May is National Bike Month in the United States, something the country's 57 million bicyclists have had the opportunity to celebrate since 1956. Biking is a hot trend right now in the US, taking second place on a 2012 survey to find Americans' Favorite Outdoor Activities.
Inspired by the European and Canadian model, bike sharing programs are now spreading across the States. Affordable and convenient fleets are set to transform American cities, with their number growing 50% this year compared with 2012. There's now a total of 53 programs in North America, and in 2013 we can expect to see 6000 new bikes in New York, 4000 in Los Angeles, 3000 in Chicago and many others in different cities across America.
Bike sharing programs are one of the main drivers for improving cycling infrastructure, that and the fact that 50% of all US trips are 3 miles or less. Just imagine the progress that could be made if half of those trips were done on two wheels. America could look forward to fewer traffic jams, reduced air pollution and happier people!
Only 1% of all US trips are made by bike, but that could change if safety was not as much of a concern. In New York, cycling increased 102% between 2007-2011 and in San Francisco 71% between 2006-2011, largely because of better infrastructure.
The 'green lane' concept is part of that drive for improved cycling infrastructure. The lanes are a cycle path separated from the road and sidewalks by plastic posts, curbs or parked cars, improving safety for people on bikes. At the end of last year, there were 102 protected green lanes in 32 U.S. cities, but their number will grow this year by an additional 100.
The Green Lane Project is leading the change, bringing together six U.S. cities – Austin, Chicago, Washington D.C., Memphis, Portland and San Francisco – to build more protected bike trails. Martha Roskowski, Director of the project, put some time aside to participate in this mini-interview.
Dana Fatol: It's been one year since the Green Lane Project was launched. What have you found are the main constraints in having protected bike trails built in cities in the US?
Martha Roskowski: The biggest factor is political will and vision. Engineers are figuring out the designs, and cities are finding the money to build them. If the leadership of a city makes these facilities a priority, they get built. The most challenging projects are those that require removing some parking spaces to make room for people on bikes. In most cases, we're seeing city leaders decide that the benefits of making streets work better for the broader community outweighs the very localized concerns about parking.
DF: Do you think that bicyclists in U.S. cities have already got their own culture? How can the Green Lane Project bring them together and support the creation of a strong cycling community?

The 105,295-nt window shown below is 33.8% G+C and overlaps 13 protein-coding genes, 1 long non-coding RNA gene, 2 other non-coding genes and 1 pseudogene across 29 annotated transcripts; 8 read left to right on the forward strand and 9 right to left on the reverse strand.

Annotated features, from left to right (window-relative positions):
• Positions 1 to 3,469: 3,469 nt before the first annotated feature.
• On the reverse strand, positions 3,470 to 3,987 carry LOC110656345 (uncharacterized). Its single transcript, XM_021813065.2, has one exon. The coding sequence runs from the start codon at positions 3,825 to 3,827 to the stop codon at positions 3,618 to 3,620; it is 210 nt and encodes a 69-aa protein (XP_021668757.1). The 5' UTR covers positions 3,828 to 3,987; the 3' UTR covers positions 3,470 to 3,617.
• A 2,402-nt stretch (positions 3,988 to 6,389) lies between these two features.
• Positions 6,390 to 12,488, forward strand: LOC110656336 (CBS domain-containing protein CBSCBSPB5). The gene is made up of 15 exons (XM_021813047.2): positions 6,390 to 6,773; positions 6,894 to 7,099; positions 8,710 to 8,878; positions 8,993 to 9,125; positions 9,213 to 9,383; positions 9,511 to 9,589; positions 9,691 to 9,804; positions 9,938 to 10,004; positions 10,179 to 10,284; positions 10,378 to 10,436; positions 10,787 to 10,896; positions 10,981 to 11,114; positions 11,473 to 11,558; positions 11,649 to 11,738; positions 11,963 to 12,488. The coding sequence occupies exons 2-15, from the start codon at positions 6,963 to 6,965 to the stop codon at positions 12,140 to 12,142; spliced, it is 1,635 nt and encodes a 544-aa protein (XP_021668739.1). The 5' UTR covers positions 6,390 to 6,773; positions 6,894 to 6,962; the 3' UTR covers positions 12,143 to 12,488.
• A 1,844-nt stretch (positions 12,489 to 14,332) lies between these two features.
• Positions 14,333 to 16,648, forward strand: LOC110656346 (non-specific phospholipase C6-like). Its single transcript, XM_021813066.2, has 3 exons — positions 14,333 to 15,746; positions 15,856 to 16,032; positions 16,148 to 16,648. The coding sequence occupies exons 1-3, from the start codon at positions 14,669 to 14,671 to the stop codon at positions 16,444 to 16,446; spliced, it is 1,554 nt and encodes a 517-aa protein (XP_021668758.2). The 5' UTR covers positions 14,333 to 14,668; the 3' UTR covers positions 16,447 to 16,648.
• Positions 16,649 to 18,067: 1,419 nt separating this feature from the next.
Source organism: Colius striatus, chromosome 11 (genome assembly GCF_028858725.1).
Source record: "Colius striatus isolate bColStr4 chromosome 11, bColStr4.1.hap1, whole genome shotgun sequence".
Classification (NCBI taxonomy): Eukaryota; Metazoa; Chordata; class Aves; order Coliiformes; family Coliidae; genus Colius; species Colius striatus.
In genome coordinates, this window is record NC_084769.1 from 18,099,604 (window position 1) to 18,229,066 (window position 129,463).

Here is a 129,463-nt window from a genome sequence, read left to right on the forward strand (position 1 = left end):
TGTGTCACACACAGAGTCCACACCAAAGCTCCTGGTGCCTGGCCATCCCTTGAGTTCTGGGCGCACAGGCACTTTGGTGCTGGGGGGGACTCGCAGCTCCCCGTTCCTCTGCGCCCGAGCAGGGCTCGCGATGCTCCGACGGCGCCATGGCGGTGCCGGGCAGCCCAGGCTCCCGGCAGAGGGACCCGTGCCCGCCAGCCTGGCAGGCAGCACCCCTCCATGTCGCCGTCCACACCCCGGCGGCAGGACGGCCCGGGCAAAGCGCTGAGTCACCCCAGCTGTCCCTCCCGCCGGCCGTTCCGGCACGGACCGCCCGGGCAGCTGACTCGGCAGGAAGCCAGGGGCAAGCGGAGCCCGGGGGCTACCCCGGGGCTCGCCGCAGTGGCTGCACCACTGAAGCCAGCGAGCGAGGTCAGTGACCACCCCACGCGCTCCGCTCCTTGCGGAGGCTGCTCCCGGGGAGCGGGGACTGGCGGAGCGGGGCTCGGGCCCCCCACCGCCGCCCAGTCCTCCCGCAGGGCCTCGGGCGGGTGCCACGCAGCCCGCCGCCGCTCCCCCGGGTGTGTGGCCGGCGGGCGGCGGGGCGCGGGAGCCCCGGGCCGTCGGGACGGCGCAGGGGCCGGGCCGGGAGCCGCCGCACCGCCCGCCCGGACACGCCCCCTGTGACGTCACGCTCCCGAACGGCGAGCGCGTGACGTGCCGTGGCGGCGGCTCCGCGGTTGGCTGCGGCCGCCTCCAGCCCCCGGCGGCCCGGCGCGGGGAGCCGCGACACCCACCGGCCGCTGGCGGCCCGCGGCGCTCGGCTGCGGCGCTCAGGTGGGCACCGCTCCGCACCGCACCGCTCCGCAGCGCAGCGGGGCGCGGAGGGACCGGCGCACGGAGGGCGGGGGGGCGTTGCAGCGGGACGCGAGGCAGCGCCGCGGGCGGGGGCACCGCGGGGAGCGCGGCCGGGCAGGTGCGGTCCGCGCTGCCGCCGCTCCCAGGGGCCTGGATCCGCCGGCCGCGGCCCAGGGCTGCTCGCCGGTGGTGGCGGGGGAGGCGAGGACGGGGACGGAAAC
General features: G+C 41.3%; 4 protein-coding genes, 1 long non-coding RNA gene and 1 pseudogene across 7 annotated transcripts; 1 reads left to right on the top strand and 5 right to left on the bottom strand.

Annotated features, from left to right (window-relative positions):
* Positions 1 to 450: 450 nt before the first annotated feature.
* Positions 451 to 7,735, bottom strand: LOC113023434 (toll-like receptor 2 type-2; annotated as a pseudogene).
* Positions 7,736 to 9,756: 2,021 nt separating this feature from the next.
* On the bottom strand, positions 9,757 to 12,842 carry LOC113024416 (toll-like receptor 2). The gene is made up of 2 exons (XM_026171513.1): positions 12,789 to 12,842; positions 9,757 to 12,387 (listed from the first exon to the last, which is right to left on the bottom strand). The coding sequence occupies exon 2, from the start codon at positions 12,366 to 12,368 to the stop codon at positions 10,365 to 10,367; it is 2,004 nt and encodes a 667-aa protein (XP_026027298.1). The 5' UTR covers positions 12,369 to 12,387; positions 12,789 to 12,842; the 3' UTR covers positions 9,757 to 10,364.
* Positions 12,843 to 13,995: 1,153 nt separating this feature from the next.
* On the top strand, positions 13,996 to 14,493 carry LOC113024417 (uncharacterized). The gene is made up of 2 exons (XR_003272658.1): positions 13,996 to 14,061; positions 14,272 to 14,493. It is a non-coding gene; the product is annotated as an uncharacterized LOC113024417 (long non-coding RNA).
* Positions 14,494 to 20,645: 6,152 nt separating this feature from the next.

MR: The cultural piece is interesting. It is important because it provides an identity for people who ride bikes, and encourages others to join in. We're seeing this cultural element evolving, not only with the hip young people and those wanting to reduce their footprint, but with families biking to the park, and business leaders going for a bike ride instead of playing golf. There's also some interesting growth in bike culture in some Latino neighborhoods. The peer approval and persuasion is really powerful. It's interesting, though, to see that in places like Copenhagen, biking is so ubiquitous, people see bikes as a handy tool, like a lawn-mower or a vacuum cleaner, and don't really identify themselves as bicyclists. In a way, they've transcended the cultural question on an individual level, though bicycling is certainly part of the larger identity of the city.
There's already some angst among some of the long-time bikers, as they're no longer an exclusive club of bold renegades. Green lanes feed into that, as they encourage the less courageous to get onto bikes by providing more comfortable places to ride. Biking isn't mainstream yet, but it's heading in that direction. In just the last month, I saw ads for oatmeal, deodorant and technology consulting using bikes to sell their services. Things are changing fast in our corner of the world.
The Green Lane Project is focused on getting good projects on the ground, which then makes biking an option for a broader swath of the community. We're not focused on building culture, per se, though cities are relying on people who bike and who want to bike to support the projects. On a local level, a lot of the advocacy groups are doing excellent work in this realm. On a national campaign, our sister campaign PeopleForBikes is doing interesting messaging and outreach around bike culture.
DF: How do you see the future for U.S. bicyclists over the next ten years?
MR: I am tremendously optimistic. Across the country, cities are embracing biking as a rational, practical part of their transportation system. They've moved from seeing bike projects as being "nice to do" to being cost-effective investments in providing mobility, reducing congestion and making their cities better places to live and work. Demographics are totally on our side. A recent study showed that driving among 16 to 34 year olds dropped by over 20% between 2001 and 2009. They're more interested in having a smart phone than making car payments. They're living in smaller places and migrating to more urban environments. And they're riding bikes. Part of it is driven by culture, but part is by economics, and I don't see that changing anytime soon. I predict that we'll see more people on bikes, and cities creating safer places to ride in response to that, which creates a really positive feedback loop. This applies to big cities, but also to pockets of suburban areas which are turning into "town centers" and to smaller towns across the country.
Gallery images via DCDOT, Green Lane Project and SFBC.